- Contract hours can be a challenge. If you build in more contract hours than you use, you’ve effectively paid more than necessary because unused hours aren’t refunded. Conversely, there’s a significant penalty for using more than the contracted hours — same as there are with miles on a leased car.
Some companies prefer to buy equipment as it’s part of their long-term capital strategy (that’s also sometimes true with leasing, but not rentals because they’re not building equity by renting). And recently, owner operators have trended more toward buying versus leasing. When buying, opt for bundled services, such as an extended warranty and a service agreement, to ensure your equipment is properly maintained. Today, there are monitoring services like Volvo’s ActiveCare Direct® that monitor equipment functions and alert owners and/or dealers of any major issues. These services are available for leases as well.
- Equipment ownership and building equity
- More economical for longer term needs
- You know the machine’s health and its dependability
- Currently in the U.S. you may be able to generally depreciate the entire cost of the machine in the first year, versus only the payments in a lease; this holds true for both new and used equipment
- Pride of ownership
- May be cheaper to rent for short-term needs
- The least flexible option — once you buy it, you own it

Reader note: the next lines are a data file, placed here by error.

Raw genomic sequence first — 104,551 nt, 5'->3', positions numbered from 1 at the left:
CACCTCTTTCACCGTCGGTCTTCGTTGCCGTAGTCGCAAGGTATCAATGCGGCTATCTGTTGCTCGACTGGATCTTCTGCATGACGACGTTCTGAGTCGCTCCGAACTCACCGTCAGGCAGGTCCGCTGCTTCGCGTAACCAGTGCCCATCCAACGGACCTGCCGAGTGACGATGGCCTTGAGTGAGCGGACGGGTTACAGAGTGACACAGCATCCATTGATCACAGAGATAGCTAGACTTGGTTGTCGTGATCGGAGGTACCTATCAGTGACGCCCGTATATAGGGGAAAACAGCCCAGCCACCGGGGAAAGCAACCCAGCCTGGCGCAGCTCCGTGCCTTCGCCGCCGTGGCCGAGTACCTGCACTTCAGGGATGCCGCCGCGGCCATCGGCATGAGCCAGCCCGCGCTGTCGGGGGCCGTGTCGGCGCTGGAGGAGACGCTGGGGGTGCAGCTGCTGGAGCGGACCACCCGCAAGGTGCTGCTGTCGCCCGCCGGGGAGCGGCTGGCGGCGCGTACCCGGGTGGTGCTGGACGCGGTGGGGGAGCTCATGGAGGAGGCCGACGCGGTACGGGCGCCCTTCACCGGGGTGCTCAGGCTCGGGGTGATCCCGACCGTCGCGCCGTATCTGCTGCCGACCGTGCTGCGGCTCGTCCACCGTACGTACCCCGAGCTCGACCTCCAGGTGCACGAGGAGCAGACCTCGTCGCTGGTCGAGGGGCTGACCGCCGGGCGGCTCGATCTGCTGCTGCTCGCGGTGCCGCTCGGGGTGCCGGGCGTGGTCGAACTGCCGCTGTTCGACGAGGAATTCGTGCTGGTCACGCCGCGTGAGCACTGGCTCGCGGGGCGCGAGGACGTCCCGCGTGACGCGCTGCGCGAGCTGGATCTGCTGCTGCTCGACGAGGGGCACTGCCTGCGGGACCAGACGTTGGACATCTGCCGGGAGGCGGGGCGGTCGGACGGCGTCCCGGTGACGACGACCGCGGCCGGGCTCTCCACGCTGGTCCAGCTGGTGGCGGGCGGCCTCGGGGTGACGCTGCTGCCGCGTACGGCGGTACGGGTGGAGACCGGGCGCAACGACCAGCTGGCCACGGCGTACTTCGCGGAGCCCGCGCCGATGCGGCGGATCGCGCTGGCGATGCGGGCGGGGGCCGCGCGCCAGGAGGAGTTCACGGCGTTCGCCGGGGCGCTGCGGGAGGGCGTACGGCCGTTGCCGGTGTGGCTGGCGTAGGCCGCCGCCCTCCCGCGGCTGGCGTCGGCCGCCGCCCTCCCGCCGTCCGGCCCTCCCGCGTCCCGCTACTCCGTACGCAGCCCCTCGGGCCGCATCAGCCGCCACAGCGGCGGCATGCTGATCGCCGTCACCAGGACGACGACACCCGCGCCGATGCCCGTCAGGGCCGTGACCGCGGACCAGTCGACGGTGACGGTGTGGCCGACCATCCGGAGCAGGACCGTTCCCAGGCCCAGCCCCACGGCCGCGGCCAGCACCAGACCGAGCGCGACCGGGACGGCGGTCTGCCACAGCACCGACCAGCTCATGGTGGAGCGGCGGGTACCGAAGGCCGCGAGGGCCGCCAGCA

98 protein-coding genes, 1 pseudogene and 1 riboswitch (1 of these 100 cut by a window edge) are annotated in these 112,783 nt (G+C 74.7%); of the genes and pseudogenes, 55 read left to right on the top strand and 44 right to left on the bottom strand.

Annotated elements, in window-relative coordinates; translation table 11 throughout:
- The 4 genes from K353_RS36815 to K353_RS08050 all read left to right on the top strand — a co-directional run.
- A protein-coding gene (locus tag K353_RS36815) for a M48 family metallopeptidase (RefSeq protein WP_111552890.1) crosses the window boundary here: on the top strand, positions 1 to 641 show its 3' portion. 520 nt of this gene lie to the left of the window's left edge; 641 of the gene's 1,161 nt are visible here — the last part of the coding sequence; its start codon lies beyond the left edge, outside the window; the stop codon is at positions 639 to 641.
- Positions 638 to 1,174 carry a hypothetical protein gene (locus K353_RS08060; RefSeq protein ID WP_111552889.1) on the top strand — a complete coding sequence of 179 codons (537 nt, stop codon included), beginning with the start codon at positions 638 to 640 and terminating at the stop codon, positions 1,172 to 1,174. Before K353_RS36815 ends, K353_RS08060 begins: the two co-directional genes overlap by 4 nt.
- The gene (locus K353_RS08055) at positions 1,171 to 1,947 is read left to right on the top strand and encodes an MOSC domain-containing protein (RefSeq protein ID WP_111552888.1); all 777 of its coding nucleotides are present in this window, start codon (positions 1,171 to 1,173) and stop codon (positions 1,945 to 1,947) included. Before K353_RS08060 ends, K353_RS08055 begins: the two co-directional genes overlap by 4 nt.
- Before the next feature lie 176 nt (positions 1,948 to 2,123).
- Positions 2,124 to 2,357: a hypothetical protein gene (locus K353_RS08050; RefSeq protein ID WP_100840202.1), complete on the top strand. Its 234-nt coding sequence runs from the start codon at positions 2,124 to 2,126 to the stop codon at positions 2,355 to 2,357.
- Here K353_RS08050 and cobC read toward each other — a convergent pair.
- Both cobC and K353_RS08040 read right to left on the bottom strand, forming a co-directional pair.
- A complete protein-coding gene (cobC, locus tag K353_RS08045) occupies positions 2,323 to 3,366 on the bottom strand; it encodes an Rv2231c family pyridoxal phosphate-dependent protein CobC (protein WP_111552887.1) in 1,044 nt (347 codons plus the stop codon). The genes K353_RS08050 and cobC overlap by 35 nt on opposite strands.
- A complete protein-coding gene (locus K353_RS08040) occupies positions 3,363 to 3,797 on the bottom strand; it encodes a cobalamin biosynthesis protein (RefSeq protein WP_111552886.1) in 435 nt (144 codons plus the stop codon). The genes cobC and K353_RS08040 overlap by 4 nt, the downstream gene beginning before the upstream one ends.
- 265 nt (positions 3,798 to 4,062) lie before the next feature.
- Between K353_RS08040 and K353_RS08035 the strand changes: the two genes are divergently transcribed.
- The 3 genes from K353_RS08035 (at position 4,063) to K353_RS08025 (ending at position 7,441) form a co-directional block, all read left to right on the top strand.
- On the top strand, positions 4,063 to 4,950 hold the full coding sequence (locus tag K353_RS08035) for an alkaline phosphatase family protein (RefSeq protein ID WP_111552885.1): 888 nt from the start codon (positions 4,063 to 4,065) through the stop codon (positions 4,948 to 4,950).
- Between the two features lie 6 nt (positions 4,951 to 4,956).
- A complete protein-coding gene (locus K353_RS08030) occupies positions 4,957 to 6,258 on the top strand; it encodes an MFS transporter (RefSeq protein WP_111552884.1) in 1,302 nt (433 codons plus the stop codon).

- In cycle management, you may want to de-fleet as your work slows down
Volvo Financial Services
When you’re in need of a new machine, Volvo Construction Equipment and Volvo Financial Services partner to help you find the best financial option for your specific situation. Many contractors can get into the habit of leases only, which doesn’t always make good financial sense. Through our extensive dealer network, we provide a broad range of options and pride ourselves on being very flexible at tailoring programs that work specifically for you.
Finally, if you’re in the market for high-quality used equipment, our wide range of Volvo Certified Used machines is available under the “Certified” icon on our used equipment site. Check out our used inventory today.
By Agako Nouch, Vice President, Sales, and Ryan Sherwood, Vice President, Retail Development